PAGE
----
Tuesday, June 21, 2022

How Authentic is TOO Authentic?


"I didn't expect an answer like that from you."

My answer was to a question on a speaking page on Facebook, asking what our biggest challenge is as a speaker. I answered: "Finding people to pay me" - the truth.

The conversation on my answer thread went down an interesting path. My fellow commenter was surprised I would have issues finding paid speaking opportunities. Apparently, my social media makes me look more successful, financially at least, than I am as a speaker.

I replied that I never say I am a high paid speaker. A great speaker? Yes. I'll say that - I'm at least above average! A fun speaker? An inspirational speaker? Yup and yup. I always have a place to speak, as well...in Toastmasters. But getting paid? Nope. Not often. Not yet.

I went on to explain, as I usually end up doing once a month to various people in various circumstances, that I actually hold down a J.O.B. Yep - I sell advertising - newspaper advertising. It's right there on my LinkedIn profile for all to see. In fact, I've sold newspaper or magazine advertising for years in Utah, Washington, and Colorado.

On the SIDE - I'm a presentation consultant. Speaking coach. I help professionals discover, develop, and deliver their best message. Emerging keynoters, entrepreneurs, sales people, or poor Joe whose boss told him this morning he's giving a 45 presentation at their industry conference in two weeks. I've worked with engineers, nutritionists, accountants, politicians, marketers, even ex-convicts to help them build their message for maximum impact on stage. But it's a SIDE job - I don't market it as much as I could or should - and it doesn't regularly pay the bills.

Also on the SIDE - I'm a speaker. But I don't actively seek paid speaking opportunities. Yet. I get them every now and again, but it has not been a focus.

These leaves two WHY questions:

  1. WHY am I NOT a full-time speaker/speaking coach?

  2. WHY would I publicly ADMIT it - isn't that marketing suicide?


  1. WHY am I NOT a full-time speaker/speaking coach? I got married before either of these side jobs were even a glimmer. We had two kids from day one from her first marriage, and had four more within seven years. Three of the six had major medical issues, one requiring chemotherapy over a couple of years. The full story is complicated - a roller coaster that would scare the bravest amusement park goer - but to put it simply, financially and logistically, becoming a full-time entrepreneur, being absent as a working speaker, didn't make sense. Now, hindsight is 20/20, and maybe I could have made something work - but we make the best decisions we can at any given time. Today, I still have two kids at home, life is different, and I'm expanding what I allow myself to do - even while continuing to work my day job.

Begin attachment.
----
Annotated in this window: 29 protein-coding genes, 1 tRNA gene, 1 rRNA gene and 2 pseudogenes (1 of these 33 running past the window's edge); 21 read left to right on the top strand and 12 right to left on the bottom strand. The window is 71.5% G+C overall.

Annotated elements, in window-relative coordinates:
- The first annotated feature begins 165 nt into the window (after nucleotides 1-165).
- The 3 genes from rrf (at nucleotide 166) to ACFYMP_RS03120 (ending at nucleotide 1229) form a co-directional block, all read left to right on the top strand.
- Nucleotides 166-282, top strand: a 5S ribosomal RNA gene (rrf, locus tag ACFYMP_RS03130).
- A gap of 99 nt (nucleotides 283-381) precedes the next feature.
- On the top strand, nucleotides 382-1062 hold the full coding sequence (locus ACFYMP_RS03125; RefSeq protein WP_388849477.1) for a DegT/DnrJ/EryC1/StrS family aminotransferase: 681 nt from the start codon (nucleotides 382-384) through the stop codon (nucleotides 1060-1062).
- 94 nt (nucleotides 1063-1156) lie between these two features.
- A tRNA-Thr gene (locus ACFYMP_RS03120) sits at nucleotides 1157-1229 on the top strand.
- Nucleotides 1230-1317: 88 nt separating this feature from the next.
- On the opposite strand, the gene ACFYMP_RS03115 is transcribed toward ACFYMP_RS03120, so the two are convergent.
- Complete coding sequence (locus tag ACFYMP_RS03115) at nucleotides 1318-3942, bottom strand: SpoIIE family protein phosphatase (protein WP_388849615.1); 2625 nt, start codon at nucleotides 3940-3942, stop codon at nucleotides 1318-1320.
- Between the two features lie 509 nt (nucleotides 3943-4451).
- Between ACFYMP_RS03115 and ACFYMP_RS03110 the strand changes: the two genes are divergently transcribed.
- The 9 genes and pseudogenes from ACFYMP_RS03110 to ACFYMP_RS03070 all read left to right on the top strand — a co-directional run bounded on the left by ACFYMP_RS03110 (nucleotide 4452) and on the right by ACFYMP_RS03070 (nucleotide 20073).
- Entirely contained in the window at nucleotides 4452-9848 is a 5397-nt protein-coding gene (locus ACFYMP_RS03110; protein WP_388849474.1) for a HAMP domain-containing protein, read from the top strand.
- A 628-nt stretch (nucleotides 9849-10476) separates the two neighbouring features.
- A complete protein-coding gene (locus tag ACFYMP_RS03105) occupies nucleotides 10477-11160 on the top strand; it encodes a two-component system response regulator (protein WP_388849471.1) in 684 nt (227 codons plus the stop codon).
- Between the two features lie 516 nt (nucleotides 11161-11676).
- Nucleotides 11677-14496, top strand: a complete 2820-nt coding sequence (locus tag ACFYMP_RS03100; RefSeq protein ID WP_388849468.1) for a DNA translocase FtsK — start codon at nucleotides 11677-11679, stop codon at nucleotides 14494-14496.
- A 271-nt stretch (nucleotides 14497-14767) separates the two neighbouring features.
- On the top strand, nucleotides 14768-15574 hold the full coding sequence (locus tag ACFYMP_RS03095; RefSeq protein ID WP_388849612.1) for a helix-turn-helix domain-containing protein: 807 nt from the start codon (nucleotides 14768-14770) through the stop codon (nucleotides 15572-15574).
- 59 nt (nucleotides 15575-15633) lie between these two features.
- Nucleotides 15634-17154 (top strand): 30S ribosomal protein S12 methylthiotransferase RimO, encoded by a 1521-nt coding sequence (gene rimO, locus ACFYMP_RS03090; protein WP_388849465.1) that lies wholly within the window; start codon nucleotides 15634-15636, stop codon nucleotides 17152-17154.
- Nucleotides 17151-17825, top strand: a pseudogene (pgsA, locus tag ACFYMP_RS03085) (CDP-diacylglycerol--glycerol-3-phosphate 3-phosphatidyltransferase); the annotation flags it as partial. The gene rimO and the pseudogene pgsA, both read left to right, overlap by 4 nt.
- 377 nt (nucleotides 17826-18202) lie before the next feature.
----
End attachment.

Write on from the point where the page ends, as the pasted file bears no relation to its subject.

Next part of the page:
2. Why ADMIT any of this on social media? Two-fold answer, I suppose. First, I don't go out of my way to explain myself (this article is a rare exception) - but if you piece together my speeches - when I talk about my daughter's tumor, our three kids with Neurofibromatosis, my own below-the-knee amputation, and combine it with various Facebook posts and twitter tweets, you'd have the full story. Because my life is my life, and I don't hide it. I just don't negatively linger on it. Second, I'm always fascinated that people see me as a financially successful person online, despite the fact that I never claim that I am. I'm not curating posts to deceive - no pictures in front of corvettes or private planes, and any travel I've done has been for Toastmasters or, in the case of DisneyWorld - Make-A-Wish. But I don't go out of my way to post about being at the end of my money before the end of the month (as most U.S. residents tend to be, by the way). I don't complain. I stay upbeat, try to avoid public controversy, and usually brush my hair before posting a picture. Usually.

I think I could be accused of being both TOO authentic, and not authentic ENOUGH. I never lie, but I do try to lead with positivity and professionalism. Doesn't always happen - especially on Instagram, Tik Tok, and Twitter - but I am who I am. If that costs me customers, so be it.

Ultimately, you have to decide the level of authenticity you want to put out into the world. What are you comfortable with people knowing about you? Are you determined to put just one side of who you are out into the world, to ensure you get or keep your job? To impress your friends? Hey, no judgment here. The crazy thing is this: no matter who you paint yourself as in the world of social media, people will still form their own opinions based on their own place in the world, and their personal and/or virtual interactions with you. They may be spot-on, or totally wrong, or, more likely, somewhere in-between. Different platforms can lend themselves to different parts of your personality, and you can build different audiences. Whatever you do, be intentional about doing it, and prepared to deal with the consequences, bad or good.

Of course, the authenticity question isn't new with social media. People have always had their split personalities - there's the family you, the work you, the dating you, the church you - all different, whether you admit it or not. Now there's the online you - which is more all-encompassing, more complex, more risky, and more public. Which is why I'd rather err on the side of TOO authentic - without giving out my social security number, at least.

If people think I'm wildly successful, wealthy, and the owner of six-pack abs, so be it. Someday, maybe all of that will be as authentic as what I'm authentic about: Husband. Father. Speaker. Coach. Consultant. Author. Super-hero fan. #WinAnyway

Want to set up a free 30 min presentation consult with me? Message me, and we'll make that happen - and start you on your way to delivering your best message.

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